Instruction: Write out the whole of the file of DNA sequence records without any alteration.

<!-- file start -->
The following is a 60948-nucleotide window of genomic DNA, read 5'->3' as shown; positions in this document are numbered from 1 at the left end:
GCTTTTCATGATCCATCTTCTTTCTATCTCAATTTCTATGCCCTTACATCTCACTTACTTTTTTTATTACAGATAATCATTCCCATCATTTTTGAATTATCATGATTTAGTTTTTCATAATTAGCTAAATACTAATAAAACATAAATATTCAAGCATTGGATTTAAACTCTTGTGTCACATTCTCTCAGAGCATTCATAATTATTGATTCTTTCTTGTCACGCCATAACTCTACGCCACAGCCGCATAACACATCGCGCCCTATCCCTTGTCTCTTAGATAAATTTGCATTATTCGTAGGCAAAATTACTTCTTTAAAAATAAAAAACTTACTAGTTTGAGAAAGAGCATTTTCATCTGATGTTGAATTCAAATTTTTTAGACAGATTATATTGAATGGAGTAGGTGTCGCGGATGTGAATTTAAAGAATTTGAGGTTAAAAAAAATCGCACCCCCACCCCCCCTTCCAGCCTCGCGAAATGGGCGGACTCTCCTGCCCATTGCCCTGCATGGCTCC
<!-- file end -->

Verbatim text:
The following is a 60948-nucleotide window of genomic DNA, read 5'->3' as shown; positions in this document are numbered from 1 at the left end:
GCTTTTCATGATCCATCTTCTTTCTATCTCAATTTCTATGCCCTTACATCTCACTTACTTTTTTTATTACAGATAATCATTCCCATCATTTTTGAATTATCATGATTTAGTTTTTCATAATTAGCTAAATACTAATAAAACATAAATATTCAAGCATTGGATTTAAACTCTTGTGTCACATTCTCTCAGAGCATTCATAATTATTGATTCTTTCTTGTCACGCCATAACTCTACGCCACAGCCGCATAACACATCGCGCCCTATCCCTTGTCTCTTAGATAAATTTGCATTATTCGTAGGCAAAATTACTTCTTTAAAAATAAAAAACTTACTAGTTTGAGAAAGAGCATTTTCATCTGATGTTGAATTCAAATTTTTTAGACAGATTATATTGAATGGAGTAGGTGTCGCGGATGTGAATTTAAAGAATTTGAGGTTAAAAAAAATCGCACCCCCACCCCCCCTTCCAGCCTCGCGAAATGGGCGGACTCTCCTGCCCATTGCCCTGCATGGCTCC